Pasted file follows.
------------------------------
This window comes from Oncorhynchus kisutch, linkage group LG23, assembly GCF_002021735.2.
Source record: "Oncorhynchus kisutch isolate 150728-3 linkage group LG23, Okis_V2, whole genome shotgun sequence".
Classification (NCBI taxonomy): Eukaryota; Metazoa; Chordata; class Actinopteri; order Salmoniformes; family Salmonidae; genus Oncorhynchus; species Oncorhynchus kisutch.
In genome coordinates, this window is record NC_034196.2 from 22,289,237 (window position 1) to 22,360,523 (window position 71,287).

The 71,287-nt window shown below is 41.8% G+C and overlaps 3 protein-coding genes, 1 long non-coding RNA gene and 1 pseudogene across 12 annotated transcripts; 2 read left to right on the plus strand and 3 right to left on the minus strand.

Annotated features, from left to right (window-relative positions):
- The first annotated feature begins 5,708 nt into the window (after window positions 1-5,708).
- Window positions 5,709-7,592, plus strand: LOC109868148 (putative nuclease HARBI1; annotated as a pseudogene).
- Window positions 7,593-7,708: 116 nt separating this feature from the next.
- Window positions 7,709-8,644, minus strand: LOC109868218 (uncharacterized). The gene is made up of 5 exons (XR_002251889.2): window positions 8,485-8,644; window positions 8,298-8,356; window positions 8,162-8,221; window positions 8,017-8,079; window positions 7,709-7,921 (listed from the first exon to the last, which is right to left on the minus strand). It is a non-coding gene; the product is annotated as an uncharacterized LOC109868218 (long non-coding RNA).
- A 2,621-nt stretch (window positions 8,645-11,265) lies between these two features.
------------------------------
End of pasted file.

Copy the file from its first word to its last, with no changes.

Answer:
This window comes from Oncorhynchus kisutch, linkage group LG23, assembly GCF_002021735.2.
Source record: "Oncorhynchus kisutch isolate 150728-3 linkage group LG23, Okis_V2, whole genome shotgun sequence".
Classification (NCBI taxonomy): Eukaryota; Metazoa; Chordata; class Actinopteri; order Salmoniformes; family Salmonidae; genus Oncorhynchus; species Oncorhynchus kisutch.
In genome coordinates, this window is record NC_034196.2 from 22,289,237 (window position 1) to 22,360,523 (window position 71,287).

The 71,287-nt window shown below is 41.8% G+C and overlaps 3 protein-coding genes, 1 long non-coding RNA gene and 1 pseudogene across 12 annotated transcripts; 2 read left to right on the plus strand and 3 right to left on the minus strand.

Annotated features, from left to right (window-relative positions):
- The first annotated feature begins 5,708 nt into the window (after window positions 1-5,708).
- Window positions 5,709-7,592, plus strand: LOC109868148 (putative nuclease HARBI1; annotated as a pseudogene).
- Window positions 7,593-7,708: 116 nt separating this feature from the next.
- Window positions 7,709-8,644, minus strand: LOC109868218 (uncharacterized). The gene is made up of 5 exons (XR_002251889.2): window positions 8,485-8,644; window positions 8,298-8,356; window positions 8,162-8,221; window positions 8,017-8,079; window positions 7,709-7,921 (listed from the first exon to the last, which is right to left on the minus strand). It is a non-coding gene; the product is annotated as an uncharacterized LOC109868218 (long non-coding RNA).
- A 2,621-nt stretch (window positions 8,645-11,265) lies between these two features.